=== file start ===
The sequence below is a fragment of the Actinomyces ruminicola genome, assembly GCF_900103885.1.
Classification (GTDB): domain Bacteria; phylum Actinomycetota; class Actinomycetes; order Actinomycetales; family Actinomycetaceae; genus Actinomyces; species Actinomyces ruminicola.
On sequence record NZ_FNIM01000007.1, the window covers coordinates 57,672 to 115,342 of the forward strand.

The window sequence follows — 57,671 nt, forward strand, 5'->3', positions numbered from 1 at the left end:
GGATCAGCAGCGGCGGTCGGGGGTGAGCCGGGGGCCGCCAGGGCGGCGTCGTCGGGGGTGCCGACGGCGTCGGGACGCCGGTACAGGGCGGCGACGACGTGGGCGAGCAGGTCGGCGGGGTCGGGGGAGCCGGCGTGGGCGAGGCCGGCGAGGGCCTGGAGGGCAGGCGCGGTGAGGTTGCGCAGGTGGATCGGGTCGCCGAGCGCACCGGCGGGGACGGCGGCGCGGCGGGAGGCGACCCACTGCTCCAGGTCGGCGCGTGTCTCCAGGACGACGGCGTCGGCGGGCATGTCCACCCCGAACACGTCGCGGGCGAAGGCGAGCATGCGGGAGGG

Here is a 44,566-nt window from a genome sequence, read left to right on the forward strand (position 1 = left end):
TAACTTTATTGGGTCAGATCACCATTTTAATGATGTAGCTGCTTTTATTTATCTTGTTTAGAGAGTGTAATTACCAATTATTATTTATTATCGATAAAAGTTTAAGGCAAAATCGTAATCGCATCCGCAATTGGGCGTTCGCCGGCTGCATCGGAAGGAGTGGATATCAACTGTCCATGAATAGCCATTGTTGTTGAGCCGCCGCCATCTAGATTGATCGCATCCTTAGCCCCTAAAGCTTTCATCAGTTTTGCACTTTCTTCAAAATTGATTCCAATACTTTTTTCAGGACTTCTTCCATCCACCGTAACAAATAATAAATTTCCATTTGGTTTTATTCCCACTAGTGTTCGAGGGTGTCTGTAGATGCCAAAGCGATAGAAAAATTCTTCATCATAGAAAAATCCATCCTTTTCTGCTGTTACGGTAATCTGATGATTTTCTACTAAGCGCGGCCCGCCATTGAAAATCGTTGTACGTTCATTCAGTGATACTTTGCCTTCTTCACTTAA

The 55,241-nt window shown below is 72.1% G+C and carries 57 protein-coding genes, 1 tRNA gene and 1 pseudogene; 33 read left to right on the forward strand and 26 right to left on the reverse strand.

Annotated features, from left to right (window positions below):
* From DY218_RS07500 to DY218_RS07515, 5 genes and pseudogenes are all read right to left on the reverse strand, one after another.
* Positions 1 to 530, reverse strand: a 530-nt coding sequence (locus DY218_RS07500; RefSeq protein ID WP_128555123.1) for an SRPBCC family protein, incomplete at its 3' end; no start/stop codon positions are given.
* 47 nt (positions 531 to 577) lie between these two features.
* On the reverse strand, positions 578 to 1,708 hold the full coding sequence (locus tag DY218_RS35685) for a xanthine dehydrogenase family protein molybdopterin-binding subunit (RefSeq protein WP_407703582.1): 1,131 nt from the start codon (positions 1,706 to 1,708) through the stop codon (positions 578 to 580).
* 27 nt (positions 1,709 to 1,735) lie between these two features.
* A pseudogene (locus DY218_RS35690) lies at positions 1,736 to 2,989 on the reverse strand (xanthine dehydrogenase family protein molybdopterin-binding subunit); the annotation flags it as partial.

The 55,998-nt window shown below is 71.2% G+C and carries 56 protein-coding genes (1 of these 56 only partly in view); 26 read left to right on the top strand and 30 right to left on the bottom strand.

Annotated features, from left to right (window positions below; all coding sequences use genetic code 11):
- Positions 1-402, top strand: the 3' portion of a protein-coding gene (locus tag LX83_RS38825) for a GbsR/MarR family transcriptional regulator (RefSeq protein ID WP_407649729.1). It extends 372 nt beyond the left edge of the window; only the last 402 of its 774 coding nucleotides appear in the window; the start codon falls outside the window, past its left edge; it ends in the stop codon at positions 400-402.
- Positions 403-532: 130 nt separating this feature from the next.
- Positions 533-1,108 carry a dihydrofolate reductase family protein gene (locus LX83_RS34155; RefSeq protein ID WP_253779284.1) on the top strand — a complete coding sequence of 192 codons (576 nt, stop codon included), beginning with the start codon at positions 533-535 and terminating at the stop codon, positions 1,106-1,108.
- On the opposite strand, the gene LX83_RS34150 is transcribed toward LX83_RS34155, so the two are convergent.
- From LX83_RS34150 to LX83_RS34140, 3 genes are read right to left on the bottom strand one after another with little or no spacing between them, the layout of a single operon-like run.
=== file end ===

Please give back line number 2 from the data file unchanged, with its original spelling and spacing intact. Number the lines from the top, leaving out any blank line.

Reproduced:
Classification (GTDB): domain Bacteria; phylum Actinomycetota; class Actinomycetes; order Actinomycetales; family Actinomycetaceae; genus Actinomyces; species Actinomyces ruminicola.